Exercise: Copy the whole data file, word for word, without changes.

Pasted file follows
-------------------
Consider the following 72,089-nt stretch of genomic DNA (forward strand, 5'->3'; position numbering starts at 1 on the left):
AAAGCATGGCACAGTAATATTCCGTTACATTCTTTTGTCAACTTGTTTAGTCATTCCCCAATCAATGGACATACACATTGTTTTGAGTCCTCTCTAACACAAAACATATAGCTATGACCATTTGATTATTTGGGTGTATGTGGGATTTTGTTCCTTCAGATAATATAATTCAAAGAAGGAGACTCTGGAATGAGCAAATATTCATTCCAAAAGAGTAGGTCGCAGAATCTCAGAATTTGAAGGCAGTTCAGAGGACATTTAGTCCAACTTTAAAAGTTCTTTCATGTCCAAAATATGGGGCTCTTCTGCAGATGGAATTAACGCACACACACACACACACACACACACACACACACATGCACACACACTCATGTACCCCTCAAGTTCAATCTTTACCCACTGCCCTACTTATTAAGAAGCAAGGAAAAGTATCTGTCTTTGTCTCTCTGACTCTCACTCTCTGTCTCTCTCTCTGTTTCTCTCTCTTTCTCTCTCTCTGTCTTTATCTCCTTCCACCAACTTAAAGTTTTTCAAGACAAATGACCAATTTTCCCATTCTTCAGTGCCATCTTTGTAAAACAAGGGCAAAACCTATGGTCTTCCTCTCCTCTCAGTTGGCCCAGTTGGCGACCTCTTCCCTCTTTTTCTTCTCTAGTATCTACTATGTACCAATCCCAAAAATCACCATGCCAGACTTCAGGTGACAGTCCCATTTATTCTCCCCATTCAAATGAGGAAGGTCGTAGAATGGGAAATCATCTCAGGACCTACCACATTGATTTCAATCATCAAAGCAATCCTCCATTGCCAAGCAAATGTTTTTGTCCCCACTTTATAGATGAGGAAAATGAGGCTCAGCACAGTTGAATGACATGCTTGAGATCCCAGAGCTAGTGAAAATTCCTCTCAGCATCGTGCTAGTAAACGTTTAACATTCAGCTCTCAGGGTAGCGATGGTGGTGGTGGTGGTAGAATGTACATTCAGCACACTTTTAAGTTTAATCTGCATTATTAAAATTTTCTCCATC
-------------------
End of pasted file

Consider the following 72,089-nt stretch of genomic DNA (forward strand, 5'->3'; position numbering starts at 1 on the left):
AAAGCATGGCACAGTAATATTCCGTTACATTCTTTTGTCAACTTGTTTAGTCATTCCCCAATCAATGGACATACACATTGTTTTGAGTCCTCTCTAACACAAAACATATAGCTATGACCATTTGATTATTTGGGTGTATGTGGGATTTTGTTCCTTCAGATAATATAATTCAAAGAAGGAGACTCTGGAATGAGCAAATATTCATTCCAAAAGAGTAGGTCGCAGAATCTCAGAATTTGAAGGCAGTTCAGAGGACATTTAGTCCAACTTTAAAAGTTCTTTCATGTCCAAAATATGGGGCTCTTCTGCAGATGGAATTAACGCACACACACACACACACACACACACACACACACATGCACACACACTCATGTACCCCTCAAGTTCAATCTTTACCCACTGCCCTACTTATTAAGAAGCAAGGAAAAGTATCTGTCTTTGTCTCTCTGACTCTCACTCTCTGTCTCTCTCTCTGTTTCTCTCTCTTTCTCTCTCTCTGTCTTTATCTCCTTCCACCAACTTAAAGTTTTTCAAGACAAATGACCAATTTTCCCATTCTTCAGTGCCATCTTTGTAAAACAAGGGCAAAACCTATGGTCTTCCTCTCCTCTCAGTTGGCCCAGTTGGCGACCTCTTCCCTCTTTTTCTTCTCTAGTATCTACTATGTACCAATCCCAAAAATCACCATGCCAGACTTCAGGTGACAGTCCCATTTATTCTCCCCATTCAAATGAGGAAGGTCGTAGAATGGGAAATCATCTCAGGACCTACCACATTGATTTCAATCATCAAAGCAATCCTCCATTGCCAAGCAAATGTTTTTGTCCCCACTTTATAGATGAGGAAAATGAGGCTCAGCACAGTTGAATGACATGCTTGAGATCCCAGAGCTAGTGAAAATTCCTCTCAGCATCGTGCTAGTAAACGTTTAACATTCAGCTCTCAGGGTAGCGATGGTGGTGGTGGTGGTAGAATGTACATTCAGCACACTTTTAAGTTTAATCTGCATTATTAAAATTTTCTCCATC